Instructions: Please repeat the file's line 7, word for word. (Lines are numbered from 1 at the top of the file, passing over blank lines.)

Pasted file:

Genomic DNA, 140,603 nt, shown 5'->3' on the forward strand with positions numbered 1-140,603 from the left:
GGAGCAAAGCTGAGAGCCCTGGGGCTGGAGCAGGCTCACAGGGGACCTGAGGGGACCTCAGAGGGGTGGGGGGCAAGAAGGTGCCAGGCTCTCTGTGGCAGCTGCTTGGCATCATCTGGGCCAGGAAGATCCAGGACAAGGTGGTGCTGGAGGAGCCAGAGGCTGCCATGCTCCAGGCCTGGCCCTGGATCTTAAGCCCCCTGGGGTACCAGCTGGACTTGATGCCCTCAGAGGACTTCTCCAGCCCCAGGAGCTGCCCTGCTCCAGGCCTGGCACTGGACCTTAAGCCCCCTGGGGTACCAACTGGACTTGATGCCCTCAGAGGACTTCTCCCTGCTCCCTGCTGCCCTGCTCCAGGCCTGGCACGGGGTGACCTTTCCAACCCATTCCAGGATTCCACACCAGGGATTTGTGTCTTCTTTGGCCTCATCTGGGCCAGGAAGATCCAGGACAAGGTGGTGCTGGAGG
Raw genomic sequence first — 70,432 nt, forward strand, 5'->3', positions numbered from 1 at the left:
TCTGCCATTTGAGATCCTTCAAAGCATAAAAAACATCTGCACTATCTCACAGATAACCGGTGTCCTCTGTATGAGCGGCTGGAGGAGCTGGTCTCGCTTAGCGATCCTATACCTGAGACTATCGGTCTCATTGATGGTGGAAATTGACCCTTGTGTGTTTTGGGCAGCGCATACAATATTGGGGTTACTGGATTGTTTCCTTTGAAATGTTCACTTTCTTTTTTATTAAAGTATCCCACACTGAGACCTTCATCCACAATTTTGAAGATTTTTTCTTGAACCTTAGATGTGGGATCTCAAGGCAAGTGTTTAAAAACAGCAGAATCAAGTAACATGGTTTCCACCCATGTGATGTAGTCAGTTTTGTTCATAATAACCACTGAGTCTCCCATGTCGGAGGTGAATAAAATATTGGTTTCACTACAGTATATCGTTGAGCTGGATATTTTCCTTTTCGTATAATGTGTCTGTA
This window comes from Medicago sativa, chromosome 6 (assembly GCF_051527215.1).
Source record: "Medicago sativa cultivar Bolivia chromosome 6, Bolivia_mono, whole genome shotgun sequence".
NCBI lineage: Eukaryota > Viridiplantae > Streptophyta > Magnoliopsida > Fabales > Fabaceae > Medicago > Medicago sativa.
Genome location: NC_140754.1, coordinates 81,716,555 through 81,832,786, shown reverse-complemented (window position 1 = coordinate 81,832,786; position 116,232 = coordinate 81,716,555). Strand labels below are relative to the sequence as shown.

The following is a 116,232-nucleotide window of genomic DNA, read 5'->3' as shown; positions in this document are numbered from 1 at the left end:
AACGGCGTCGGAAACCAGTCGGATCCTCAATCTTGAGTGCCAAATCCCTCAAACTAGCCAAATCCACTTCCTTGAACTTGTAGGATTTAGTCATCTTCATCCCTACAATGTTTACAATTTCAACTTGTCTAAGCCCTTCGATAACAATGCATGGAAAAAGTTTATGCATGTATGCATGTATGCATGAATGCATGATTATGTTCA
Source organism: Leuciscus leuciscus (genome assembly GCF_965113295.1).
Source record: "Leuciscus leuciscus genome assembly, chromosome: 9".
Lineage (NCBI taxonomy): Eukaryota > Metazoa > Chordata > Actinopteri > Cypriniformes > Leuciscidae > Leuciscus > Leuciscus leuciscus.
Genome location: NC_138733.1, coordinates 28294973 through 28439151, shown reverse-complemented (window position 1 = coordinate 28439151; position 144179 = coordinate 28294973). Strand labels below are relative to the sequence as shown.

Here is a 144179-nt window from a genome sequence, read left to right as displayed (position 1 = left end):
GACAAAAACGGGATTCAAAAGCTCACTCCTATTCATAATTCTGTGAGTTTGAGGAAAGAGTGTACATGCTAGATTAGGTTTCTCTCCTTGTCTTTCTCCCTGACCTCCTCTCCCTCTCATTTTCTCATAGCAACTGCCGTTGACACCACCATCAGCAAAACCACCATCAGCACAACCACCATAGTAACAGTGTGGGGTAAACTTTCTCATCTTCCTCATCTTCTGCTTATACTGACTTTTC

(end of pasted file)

NCBI lineage: Eukaryota > Viridiplantae > Streptophyta > Magnoliopsida > Fabales > Fabaceae > Medicago > Medicago sativa.